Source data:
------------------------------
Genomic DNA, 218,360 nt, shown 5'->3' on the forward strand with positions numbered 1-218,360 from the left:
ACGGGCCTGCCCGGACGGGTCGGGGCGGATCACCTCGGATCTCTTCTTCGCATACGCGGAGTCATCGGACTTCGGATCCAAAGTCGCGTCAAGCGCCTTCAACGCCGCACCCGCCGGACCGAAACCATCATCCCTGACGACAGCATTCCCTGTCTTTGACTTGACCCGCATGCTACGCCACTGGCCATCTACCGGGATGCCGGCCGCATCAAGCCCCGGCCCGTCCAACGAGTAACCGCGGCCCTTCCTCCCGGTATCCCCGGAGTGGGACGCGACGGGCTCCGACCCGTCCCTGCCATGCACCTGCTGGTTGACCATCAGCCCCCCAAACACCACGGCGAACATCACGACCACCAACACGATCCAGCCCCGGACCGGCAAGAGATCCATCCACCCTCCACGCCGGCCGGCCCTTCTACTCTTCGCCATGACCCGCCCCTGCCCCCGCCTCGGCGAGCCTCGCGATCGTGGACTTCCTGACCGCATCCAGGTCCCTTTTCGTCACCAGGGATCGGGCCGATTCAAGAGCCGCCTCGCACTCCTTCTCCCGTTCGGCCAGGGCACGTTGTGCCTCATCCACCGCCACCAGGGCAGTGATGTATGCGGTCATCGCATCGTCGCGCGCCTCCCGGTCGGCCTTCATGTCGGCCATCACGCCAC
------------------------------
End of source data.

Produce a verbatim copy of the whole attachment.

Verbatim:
Genomic DNA, 218,360 nt, shown 5'->3' on the forward strand with positions numbered 1-218,360 from the left:
ACGGGCCTGCCCGGACGGGTCGGGGCGGATCACCTCGGATCTCTTCTTCGCATACGCGGAGTCATCGGACTTCGGATCCAAAGTCGCGTCAAGCGCCTTCAACGCCGCACCCGCCGGACCGAAACCATCATCCCTGACGACAGCATTCCCTGTCTTTGACTTGACCCGCATGCTACGCCACTGGCCATCTACCGGGATGCCGGCCGCATCAAGCCCCGGCCCGTCCAACGAGTAACCGCGGCCCTTCCTCCCGGTATCCCCGGAGTGGGACGCGACGGGCTCCGACCCGTCCCTGCCATGCACCTGCTGGTTGACCATCAGCCCCCCAAACACCACGGCGAACATCACGACCACCAACACGATCCAGCCCCGGACCGGCAAGAGATCCATCCACCCTCCACGCCGGCCGGCCCTTCTACTCTTCGCCATGACCCGCCCCTGCCCCCGCCTCGGCGAGCCTCGCGATCGTGGACTTCCTGACCGCATCCAGGTCCCTTTTCGTCACCAGGGATCGGGCCGATTCAAGAGCCGCCTCGCACTCCTTCTCCCGTTCGGCCAGGGCACGTTGTGCCTCATCCACCGCCACCAGGGCAGTGATGTATGCGGTCATCGCATCGTCGCGCGCCTCCCGGTCGGCCTTCATGTCGGCCATCACGCCAC